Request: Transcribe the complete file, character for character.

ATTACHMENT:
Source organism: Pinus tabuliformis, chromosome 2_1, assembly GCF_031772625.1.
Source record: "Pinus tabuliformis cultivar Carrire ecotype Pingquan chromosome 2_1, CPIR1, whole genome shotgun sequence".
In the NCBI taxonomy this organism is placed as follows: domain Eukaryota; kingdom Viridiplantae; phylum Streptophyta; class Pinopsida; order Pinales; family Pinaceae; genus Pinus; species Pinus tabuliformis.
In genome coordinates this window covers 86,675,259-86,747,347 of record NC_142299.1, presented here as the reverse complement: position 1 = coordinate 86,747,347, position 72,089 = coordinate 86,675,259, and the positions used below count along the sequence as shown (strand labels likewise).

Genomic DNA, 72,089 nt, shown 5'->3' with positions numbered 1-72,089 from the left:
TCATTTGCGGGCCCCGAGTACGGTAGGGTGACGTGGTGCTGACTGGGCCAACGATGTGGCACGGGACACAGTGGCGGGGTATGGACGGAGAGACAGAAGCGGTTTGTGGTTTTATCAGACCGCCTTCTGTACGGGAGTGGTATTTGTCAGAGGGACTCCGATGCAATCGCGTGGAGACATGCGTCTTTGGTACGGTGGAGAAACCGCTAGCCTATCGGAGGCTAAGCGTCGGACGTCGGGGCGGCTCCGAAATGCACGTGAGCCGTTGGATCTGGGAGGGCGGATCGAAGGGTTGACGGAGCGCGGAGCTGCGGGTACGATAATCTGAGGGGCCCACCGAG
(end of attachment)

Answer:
Source organism: Pinus tabuliformis, chromosome 2_1, assembly GCF_031772625.1.
Source record: "Pinus tabuliformis cultivar Carrire ecotype Pingquan chromosome 2_1, CPIR1, whole genome shotgun sequence".
In the NCBI taxonomy this organism is placed as follows: domain Eukaryota; kingdom Viridiplantae; phylum Streptophyta; class Pinopsida; order Pinales; family Pinaceae; genus Pinus; species Pinus tabuliformis.
In genome coordinates this window covers 86,675,259-86,747,347 of record NC_142299.1, presented here as the reverse complement: position 1 = coordinate 86,747,347, position 72,089 = coordinate 86,675,259, and the positions used below count along the sequence as shown (strand labels likewise).

Genomic DNA, 72,089 nt, shown 5'->3' with positions numbered 1-72,089 from the left:
TCATTTGCGGGCCCCGAGTACGGTAGGGTGACGTGGTGCTGACTGGGCCAACGATGTGGCACGGGACACAGTGGCGGGGTATGGACGGAGAGACAGAAGCGGTTTGTGGTTTTATCAGACCGCCTTCTGTACGGGAGTGGTATTTGTCAGAGGGACTCCGATGCAATCGCGTGGAGACATGCGTCTTTGGTACGGTGGAGAAACCGCTAGCCTATCGGAGGCTAAGCGTCGGACGTCGGGGCGGCTCCGAAATGCACGTGAGCCGTTGGATCTGGGAGGGCGGATCGAAGGGTTGACGGAGCGCGGAGCTGCGGGTACGATAATCTGAGGGGCCCACCGAG